If you’re wondering how to avoid getting hemorrhoids, here are numerous ways that you may be able to reduce your likelihood of experiencing this condition, including diet changes, increasing fitness, hydration, and more. Let’s take a look at how to stop getting hemorrhoids.


“Best Help Ever! This product is better than the prescription my doctor gave. I’m sticking with what works.”

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Top 7 Tips For How to Prevent Hemorrhoids

1. Get Enough Exercise

Regular exercise and fitness seem to be preventative measures for a lot of health concerns and that’s because of what they do to your body. When you exercise, you get your blood pumping, which delivers oxygen and nutrients more efficiently to the many tissues in the body.
Fitness will also improve your digestive processes and improve your metabolism, allowing for easier and more regular bowel movements. Fitness is a great way to prevent unnecessary pressure on the tissues in the anus that can form hemorrhoids. Even just a brisk walk every day counts as fitness and can do wonders for reducing your risk of hemorrhoids. Fitness makes a difference.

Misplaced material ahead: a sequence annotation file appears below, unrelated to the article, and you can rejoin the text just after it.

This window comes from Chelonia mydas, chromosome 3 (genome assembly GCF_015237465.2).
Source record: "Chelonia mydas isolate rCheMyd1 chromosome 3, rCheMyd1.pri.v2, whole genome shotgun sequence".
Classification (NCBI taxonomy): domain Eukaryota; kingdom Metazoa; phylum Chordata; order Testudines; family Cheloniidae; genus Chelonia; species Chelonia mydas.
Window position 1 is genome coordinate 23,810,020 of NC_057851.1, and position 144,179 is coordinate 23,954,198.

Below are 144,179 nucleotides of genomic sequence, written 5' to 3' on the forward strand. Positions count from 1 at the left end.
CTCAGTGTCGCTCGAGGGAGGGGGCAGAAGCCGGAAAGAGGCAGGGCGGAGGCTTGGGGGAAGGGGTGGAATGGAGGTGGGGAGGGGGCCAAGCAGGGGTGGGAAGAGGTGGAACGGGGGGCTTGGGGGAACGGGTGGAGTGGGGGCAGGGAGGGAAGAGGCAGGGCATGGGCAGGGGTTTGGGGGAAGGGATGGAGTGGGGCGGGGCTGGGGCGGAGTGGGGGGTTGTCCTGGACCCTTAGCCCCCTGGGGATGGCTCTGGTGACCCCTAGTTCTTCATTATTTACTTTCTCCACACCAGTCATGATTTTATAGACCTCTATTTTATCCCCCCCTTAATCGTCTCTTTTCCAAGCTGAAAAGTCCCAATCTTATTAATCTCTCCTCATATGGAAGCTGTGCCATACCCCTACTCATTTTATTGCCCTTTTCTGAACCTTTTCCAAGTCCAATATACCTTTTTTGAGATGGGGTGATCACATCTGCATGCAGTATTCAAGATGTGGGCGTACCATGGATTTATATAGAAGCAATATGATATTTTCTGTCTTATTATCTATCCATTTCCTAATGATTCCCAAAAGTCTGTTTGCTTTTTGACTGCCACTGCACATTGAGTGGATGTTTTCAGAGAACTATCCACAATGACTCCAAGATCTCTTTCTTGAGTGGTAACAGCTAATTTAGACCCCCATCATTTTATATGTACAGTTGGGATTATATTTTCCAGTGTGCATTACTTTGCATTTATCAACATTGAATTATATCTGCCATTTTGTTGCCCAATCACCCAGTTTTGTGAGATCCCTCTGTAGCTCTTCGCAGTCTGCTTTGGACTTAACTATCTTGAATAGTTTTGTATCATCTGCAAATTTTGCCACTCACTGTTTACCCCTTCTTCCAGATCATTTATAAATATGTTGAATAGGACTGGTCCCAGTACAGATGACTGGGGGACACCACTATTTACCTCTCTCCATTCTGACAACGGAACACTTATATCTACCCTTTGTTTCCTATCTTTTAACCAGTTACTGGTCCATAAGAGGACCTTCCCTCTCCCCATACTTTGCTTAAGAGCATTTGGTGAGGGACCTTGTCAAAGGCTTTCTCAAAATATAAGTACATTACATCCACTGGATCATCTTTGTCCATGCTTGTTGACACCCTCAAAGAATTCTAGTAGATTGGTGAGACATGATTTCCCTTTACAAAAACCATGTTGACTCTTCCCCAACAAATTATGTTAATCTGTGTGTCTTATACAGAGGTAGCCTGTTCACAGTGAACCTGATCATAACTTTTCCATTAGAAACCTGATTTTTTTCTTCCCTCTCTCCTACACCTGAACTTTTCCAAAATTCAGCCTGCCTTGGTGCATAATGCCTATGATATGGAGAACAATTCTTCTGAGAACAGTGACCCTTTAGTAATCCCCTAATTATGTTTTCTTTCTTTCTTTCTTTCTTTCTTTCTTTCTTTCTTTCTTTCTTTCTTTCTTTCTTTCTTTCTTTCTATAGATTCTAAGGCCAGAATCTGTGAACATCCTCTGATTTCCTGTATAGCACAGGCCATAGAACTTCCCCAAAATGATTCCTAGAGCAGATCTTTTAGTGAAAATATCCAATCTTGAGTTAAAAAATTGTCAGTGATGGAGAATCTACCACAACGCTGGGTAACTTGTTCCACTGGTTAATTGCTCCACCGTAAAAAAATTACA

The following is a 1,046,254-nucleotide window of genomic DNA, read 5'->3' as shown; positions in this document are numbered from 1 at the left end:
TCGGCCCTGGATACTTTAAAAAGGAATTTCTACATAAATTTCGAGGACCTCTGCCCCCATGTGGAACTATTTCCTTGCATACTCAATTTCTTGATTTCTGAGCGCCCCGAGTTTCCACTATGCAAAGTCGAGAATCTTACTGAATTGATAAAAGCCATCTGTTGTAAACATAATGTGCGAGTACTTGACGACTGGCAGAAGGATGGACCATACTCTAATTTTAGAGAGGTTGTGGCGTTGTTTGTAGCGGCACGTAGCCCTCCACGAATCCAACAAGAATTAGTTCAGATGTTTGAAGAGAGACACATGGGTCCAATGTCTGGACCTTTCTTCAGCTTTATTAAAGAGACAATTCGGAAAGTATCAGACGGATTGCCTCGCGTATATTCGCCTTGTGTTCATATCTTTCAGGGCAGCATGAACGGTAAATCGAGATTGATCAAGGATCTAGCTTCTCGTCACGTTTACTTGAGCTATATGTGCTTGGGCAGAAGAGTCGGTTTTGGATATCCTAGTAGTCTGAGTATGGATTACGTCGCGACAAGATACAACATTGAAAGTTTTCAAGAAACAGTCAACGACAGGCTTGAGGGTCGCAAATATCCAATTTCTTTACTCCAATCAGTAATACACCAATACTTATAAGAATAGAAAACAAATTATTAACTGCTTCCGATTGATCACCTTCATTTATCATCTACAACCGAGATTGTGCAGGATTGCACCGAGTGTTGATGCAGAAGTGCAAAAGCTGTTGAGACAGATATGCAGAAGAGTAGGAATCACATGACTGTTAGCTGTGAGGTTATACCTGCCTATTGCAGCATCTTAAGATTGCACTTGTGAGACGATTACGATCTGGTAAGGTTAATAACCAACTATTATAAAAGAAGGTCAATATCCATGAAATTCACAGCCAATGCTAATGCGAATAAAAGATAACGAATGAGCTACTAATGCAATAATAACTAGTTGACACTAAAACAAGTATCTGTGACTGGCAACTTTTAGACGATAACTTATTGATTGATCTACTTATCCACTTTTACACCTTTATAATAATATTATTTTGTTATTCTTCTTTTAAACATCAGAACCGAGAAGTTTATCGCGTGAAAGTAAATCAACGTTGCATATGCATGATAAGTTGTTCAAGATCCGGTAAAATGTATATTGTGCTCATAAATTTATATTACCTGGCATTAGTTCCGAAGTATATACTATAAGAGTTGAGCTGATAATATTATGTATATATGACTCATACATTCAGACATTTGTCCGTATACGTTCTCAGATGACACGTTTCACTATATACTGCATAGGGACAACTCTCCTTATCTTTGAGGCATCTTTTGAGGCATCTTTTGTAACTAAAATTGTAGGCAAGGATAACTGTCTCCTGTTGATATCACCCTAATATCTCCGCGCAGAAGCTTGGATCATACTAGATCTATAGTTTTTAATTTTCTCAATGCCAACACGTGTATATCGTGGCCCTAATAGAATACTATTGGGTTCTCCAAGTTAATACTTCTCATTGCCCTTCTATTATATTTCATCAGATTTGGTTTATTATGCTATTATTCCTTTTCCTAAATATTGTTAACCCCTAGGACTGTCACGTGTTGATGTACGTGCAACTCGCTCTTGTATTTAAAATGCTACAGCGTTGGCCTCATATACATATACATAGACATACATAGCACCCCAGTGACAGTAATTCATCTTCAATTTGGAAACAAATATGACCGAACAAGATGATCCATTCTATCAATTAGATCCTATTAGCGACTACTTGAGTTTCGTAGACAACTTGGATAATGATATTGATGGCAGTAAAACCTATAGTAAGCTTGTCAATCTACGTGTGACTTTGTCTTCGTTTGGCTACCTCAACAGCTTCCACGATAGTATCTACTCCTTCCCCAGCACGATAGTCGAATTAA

2. Watch Your Diet

Constipation is often a result of a diet that lacks the daily fiber intake we need. Often, just increasing the amount of fiber you get on a daily basis can make a significant difference for chronic constipation and reduce the risk of hemorrhoids. High-fiber foods like fruit and veggies are a great way to hit your daily fiber goal. Fiber supplements are a great solution if you’re struggling to get enough in your diet.

Some foods are also known to promote constipation, including fried foods, cheese, and excessive dairy (especially if you’re lactose intolerant). If you suffer from celiac disease, you might also increase your risk of hemorrhoids if you choose to eat wheat from time to time. Extremely spicy foods, or any foods that can cause digestive issues, are also a culprit and should be avoided if you want to avoid hemorrhoid flare-ups.